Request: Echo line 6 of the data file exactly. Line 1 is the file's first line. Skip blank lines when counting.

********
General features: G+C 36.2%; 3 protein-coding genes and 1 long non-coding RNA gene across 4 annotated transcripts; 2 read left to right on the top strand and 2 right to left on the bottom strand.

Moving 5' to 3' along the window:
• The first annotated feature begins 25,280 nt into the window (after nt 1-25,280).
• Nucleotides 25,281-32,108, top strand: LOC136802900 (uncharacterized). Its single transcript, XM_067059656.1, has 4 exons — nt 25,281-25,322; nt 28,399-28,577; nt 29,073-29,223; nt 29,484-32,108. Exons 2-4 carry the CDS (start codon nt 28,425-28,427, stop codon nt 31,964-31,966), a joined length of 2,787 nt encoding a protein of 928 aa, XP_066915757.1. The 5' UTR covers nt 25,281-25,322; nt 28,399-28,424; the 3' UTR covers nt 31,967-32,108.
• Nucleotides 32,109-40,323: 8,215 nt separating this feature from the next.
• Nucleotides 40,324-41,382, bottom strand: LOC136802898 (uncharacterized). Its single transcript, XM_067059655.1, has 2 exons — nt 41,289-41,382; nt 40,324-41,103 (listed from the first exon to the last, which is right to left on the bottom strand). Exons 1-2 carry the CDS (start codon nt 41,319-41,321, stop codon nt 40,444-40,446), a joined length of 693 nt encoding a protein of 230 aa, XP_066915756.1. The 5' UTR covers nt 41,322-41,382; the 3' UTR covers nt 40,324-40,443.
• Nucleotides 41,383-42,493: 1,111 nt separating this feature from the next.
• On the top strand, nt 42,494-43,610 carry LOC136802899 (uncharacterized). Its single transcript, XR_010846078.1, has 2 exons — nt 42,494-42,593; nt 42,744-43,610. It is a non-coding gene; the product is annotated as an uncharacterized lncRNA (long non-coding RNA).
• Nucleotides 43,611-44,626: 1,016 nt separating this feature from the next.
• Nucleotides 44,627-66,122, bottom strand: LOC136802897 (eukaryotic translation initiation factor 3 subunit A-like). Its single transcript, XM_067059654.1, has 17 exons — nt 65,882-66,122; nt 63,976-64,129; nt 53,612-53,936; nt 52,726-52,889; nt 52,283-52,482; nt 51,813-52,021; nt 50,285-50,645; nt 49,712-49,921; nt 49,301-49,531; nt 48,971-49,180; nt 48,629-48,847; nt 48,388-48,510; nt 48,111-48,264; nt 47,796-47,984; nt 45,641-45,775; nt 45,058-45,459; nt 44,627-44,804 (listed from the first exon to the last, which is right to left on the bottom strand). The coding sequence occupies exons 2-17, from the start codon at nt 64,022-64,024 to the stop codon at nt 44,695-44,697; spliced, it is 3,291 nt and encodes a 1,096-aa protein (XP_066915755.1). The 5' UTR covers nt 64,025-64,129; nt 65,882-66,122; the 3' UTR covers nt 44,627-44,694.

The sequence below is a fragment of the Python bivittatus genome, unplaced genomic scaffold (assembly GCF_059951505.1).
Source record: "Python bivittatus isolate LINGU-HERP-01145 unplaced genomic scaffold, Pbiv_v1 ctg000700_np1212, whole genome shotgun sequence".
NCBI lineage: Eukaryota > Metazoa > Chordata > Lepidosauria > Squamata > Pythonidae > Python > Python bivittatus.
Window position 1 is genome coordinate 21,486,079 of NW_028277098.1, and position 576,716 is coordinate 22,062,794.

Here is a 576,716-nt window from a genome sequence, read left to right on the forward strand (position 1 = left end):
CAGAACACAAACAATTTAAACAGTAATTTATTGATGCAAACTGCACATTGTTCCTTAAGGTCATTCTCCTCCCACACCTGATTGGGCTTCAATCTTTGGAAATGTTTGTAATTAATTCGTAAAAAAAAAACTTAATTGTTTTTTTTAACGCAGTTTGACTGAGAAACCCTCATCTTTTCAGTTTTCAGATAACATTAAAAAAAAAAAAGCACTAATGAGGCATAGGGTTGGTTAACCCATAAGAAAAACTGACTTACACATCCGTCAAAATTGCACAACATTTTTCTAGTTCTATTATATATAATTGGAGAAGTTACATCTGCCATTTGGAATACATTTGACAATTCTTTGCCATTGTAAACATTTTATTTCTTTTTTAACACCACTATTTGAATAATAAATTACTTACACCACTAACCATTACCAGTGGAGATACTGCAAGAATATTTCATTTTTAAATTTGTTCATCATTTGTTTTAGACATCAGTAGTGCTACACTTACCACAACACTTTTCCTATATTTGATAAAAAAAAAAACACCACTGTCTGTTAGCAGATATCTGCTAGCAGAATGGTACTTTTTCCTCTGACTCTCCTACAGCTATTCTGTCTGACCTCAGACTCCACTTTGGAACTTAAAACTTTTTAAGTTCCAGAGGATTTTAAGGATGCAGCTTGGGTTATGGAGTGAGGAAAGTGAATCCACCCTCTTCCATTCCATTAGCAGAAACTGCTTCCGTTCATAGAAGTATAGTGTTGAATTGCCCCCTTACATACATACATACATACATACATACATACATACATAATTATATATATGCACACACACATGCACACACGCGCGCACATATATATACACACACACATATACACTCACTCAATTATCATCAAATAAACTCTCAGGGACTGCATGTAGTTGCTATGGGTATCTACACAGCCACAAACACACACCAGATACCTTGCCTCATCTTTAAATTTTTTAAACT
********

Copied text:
• Nucleotides 40,324-41,382, bottom strand: LOC136802898 (uncharacterized). Its single transcript, XM_067059655.1, has 2 exons — nt 41,289-41,382; nt 40,324-41,103 (listed from the first exon to the last, which is right to left on the bottom strand). Exons 1-2 carry the CDS (start codon nt 41,319-41,321, stop codon nt 40,444-40,446), a joined length of 693 nt encoding a protein of 230 aa, XP_066915756.1. The 5' UTR covers nt 41,322-41,382; the 3' UTR covers nt 40,324-40,443.